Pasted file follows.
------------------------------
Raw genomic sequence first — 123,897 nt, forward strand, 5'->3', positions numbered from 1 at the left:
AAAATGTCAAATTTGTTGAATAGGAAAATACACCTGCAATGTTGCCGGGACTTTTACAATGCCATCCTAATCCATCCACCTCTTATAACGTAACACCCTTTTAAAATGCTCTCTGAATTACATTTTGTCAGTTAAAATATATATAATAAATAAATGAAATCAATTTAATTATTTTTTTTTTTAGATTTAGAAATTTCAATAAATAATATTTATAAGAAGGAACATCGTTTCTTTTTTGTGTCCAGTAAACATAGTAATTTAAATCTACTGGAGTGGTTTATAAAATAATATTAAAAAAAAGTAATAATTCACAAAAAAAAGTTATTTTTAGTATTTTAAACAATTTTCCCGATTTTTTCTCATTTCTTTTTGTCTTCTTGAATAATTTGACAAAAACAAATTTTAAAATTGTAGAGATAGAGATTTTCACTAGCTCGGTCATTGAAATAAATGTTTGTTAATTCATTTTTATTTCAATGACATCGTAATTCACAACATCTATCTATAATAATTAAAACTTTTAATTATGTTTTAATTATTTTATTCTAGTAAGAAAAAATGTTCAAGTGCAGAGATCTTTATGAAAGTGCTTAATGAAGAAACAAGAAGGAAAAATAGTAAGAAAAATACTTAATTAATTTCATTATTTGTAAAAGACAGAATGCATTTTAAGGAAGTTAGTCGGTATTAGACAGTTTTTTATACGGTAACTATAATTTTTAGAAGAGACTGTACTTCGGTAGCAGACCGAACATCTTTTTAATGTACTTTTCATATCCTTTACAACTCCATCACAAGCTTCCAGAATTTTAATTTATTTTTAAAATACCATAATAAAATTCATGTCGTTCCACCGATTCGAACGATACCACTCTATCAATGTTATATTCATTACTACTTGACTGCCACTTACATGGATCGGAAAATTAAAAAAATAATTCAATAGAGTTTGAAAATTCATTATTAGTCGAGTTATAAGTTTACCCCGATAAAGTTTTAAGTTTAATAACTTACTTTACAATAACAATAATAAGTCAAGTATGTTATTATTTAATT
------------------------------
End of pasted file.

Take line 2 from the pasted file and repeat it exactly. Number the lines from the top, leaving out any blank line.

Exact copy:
AAAATGTCAAATTTGTTGAATAGGAAAATACACCTGCAATGTTGCCGGGACTTTTACAATGCCATCCTAATCCATCCACCTCTTATAACGTAACACCCTTTTAAAATGCTCTCTGAATTACATTTTGTCAGTTAAAATATATATAATAAATAAATGAAATCAATTTAATTATTTTTTTTTTTAGATTTAGAAATTTCAATAAATAATATTTATAAGAAGGAACATCGTTTCTTTTTTGTGTCCAGTAAACATAGTAATTTAAATCTACTGGAGTGGTTTATAAAATAATATTAAAAAAAAGTAATAATTCACAAAAAAAAGTTATTTTTAGTATTTTAAACAATTTTCCCGATTTTTTCTCATTTCTTTTTGTCTTCTTGAATAATTTGACAAAAACAAATTTTAAAATTGTAGAGATAGAGATTTTCACTAGCTCGGTCATTGAAATAAATGTTTGTTAATTCATTTTTATTTCAATGACATCGTAATTCACAACATCTATCTATAATAATTAAAACTTTTAATTATGTTTTAATTATTTTATTCTAGTAAGAAAAAATGTTCAAGTGCAGAGATCTTTATGAAAGTGCTTAATGAAGAAACAAGAAGGAAAAATAGTAAGAAAAATACTTAATTAATTTCATTATTTGTAAAAGACAGAATGCATTTTAAGGAAGTTAGTCGGTATTAGACAGTTTTTTATACGGTAACTATAATTTTTAGAAGAGACTGTACTTCGGTAGCAGACCGAACATCTTTTTAATGTACTTTTCATATCCTTTACAACTCCATCACAAGCTTCCAGAATTTTAATTTATTTTTAAAATACCATAATAAAATTCATGTCGTTCCACCGATTCGAACGATACCACTCTATCAATGTTATATTCATTACTACTTGACTGCCACTTACATGGATCGGAAAATTAAAAAAATAATTCAATAGAGTTTGAAAATTCATTATTAGTCGAGTTATAAGTTTACCCCGATAAAGTTTTAAGTTTAATAACTTACTTTACAATAACAATAATAAGTCAAGTATGTTATTATTTAATT